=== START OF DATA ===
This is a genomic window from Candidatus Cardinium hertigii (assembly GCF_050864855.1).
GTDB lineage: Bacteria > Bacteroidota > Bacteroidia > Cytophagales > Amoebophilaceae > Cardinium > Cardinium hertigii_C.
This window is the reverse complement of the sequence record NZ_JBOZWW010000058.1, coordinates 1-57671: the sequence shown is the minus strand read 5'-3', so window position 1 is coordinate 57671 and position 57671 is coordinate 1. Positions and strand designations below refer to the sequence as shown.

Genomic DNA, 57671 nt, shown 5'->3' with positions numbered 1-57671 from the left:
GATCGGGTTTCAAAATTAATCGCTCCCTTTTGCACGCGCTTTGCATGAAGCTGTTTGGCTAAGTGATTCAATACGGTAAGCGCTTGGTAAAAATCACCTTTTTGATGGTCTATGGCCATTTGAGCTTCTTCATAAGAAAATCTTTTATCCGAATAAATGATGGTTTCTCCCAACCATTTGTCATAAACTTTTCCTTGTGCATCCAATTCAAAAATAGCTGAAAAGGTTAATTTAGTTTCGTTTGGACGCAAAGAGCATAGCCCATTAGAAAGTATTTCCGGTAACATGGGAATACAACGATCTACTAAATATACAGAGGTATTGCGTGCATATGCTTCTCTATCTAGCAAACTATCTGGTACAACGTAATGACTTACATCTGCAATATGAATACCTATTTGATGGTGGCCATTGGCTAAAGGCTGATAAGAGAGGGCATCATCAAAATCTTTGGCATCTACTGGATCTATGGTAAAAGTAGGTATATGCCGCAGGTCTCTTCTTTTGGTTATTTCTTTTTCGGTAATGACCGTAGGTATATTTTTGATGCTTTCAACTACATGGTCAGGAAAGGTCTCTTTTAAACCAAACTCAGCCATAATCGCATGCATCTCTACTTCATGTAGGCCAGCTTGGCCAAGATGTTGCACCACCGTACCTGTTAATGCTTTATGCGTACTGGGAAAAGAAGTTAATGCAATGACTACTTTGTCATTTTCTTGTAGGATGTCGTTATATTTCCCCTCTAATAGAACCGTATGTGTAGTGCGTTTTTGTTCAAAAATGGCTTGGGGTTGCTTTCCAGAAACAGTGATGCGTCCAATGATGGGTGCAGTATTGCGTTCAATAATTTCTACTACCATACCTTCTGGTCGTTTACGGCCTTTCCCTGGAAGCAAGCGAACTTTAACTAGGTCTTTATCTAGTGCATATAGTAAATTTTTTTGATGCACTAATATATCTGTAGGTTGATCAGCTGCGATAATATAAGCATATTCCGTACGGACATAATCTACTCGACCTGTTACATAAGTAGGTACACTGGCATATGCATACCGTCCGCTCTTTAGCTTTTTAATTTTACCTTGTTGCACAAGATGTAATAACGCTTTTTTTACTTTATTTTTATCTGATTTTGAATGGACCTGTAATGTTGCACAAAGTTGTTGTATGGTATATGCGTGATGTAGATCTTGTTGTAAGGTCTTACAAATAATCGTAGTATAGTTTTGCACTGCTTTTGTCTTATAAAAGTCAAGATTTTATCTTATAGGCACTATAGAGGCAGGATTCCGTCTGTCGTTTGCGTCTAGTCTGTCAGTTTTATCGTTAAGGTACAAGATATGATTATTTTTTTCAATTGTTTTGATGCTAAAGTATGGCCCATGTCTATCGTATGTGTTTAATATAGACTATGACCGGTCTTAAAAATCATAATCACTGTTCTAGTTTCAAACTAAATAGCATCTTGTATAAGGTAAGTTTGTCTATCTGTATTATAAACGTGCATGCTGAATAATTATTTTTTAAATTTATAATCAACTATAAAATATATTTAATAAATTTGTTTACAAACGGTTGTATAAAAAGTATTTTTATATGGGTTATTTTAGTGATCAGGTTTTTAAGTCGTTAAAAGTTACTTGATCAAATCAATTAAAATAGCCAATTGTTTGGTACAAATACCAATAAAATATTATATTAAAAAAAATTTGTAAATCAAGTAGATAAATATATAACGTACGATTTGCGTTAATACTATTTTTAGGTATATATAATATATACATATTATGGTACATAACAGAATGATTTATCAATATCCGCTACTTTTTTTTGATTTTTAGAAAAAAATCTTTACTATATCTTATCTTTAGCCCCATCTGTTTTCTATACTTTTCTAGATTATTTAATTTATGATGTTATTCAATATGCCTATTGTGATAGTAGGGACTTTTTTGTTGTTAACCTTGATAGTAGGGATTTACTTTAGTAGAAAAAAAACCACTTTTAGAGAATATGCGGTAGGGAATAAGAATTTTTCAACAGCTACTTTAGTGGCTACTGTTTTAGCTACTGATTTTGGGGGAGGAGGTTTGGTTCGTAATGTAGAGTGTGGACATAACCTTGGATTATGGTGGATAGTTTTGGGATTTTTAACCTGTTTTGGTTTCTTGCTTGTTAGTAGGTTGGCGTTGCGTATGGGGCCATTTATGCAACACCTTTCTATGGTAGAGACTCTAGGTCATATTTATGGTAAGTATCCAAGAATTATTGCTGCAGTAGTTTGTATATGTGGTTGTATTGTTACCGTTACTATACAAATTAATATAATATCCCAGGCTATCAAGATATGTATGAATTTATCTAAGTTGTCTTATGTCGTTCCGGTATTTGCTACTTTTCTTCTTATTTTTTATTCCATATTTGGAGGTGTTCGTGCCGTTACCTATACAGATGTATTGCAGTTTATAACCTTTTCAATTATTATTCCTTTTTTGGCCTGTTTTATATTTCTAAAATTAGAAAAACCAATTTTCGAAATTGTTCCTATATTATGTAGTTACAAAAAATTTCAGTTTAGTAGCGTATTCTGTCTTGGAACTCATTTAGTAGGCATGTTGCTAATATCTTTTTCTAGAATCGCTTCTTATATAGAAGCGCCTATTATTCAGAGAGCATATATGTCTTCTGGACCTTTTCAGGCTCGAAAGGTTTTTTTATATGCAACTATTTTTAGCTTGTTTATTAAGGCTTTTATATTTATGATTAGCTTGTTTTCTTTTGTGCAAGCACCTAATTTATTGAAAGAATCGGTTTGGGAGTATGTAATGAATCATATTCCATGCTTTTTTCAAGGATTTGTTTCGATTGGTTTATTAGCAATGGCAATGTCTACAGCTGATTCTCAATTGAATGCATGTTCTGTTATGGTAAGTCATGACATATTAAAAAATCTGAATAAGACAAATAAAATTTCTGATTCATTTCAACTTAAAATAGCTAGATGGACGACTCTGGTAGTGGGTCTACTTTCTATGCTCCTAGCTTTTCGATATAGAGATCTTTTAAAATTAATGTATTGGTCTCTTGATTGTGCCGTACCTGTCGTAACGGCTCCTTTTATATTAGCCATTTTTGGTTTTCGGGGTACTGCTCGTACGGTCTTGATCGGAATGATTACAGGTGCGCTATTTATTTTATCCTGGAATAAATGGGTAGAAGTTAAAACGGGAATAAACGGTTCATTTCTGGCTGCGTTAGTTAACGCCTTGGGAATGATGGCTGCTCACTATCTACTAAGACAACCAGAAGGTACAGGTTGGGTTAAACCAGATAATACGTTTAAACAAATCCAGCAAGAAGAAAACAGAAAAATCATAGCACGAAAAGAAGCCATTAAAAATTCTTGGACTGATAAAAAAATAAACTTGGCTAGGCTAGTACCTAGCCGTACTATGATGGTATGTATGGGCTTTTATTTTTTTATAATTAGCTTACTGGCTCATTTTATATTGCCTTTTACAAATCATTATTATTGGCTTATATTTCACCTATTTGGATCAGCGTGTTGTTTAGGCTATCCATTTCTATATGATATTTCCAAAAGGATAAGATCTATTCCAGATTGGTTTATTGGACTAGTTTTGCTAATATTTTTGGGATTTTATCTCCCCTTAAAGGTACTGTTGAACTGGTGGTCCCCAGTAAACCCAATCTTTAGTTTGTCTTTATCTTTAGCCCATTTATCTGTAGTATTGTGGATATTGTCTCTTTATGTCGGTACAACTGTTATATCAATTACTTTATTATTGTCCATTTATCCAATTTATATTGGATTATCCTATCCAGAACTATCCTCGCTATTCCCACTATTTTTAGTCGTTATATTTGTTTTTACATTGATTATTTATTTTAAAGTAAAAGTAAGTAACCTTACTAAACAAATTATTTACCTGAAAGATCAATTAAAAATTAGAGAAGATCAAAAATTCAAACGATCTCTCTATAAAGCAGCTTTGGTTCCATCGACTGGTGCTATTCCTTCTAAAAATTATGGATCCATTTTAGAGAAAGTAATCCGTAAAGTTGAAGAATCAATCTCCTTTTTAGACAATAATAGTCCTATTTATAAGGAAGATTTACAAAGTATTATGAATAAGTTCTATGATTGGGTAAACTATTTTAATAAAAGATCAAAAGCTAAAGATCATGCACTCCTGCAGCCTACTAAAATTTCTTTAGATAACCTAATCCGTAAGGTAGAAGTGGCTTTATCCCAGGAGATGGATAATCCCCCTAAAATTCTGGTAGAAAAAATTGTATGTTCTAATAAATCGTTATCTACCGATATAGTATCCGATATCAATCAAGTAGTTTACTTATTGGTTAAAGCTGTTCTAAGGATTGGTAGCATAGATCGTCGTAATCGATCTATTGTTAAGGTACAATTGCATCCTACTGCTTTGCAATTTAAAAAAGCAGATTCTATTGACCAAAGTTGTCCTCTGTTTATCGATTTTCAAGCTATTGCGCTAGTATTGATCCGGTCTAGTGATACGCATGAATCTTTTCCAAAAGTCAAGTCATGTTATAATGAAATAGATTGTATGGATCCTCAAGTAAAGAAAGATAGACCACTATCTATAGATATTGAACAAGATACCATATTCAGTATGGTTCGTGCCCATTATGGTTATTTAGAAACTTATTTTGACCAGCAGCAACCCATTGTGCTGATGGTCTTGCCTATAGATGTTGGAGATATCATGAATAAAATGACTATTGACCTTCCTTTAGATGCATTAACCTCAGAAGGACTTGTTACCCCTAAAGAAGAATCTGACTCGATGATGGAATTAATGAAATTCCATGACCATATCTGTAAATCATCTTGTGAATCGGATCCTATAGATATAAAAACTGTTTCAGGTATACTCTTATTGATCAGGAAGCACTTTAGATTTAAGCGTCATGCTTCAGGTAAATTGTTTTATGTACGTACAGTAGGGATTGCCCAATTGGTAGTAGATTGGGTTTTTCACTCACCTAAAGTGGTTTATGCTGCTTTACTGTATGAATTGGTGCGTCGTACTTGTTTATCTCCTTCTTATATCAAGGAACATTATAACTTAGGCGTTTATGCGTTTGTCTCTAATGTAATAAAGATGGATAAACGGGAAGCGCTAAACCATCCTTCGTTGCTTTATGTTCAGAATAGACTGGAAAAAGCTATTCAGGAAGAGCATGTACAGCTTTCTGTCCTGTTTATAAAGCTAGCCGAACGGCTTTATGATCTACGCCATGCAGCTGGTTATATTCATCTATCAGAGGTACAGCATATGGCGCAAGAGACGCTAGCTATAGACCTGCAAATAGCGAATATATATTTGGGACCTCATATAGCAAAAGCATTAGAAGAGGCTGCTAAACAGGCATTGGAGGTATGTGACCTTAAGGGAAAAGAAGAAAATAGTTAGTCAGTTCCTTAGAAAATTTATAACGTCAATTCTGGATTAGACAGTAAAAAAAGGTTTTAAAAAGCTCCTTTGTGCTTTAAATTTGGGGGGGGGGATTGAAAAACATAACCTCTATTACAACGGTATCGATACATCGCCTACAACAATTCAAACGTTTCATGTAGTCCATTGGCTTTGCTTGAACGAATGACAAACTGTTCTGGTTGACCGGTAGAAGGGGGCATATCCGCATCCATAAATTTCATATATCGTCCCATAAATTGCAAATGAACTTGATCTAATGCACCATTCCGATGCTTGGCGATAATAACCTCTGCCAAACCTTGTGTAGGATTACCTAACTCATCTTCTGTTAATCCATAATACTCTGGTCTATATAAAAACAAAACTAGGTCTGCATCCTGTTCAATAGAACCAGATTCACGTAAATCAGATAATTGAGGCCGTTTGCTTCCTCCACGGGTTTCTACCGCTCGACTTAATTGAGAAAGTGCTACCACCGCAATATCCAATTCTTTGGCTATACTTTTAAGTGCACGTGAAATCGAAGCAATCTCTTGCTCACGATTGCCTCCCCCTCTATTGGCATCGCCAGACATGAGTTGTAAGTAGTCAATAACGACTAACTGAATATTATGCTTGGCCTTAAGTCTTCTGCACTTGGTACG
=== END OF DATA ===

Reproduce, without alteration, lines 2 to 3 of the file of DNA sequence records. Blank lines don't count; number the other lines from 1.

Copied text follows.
GTDB lineage: Bacteria > Bacteroidota > Bacteroidia > Cytophagales > Amoebophilaceae > Cardinium > Cardinium hertigii_C.
This window is the reverse complement of the sequence record NZ_JBOZWW010000058.1, coordinates 1-57671: the sequence shown is the minus strand read 5'-3', so window position 1 is coordinate 57671 and position 57671 is coordinate 1. Positions and strand designations below refer to the sequence as shown.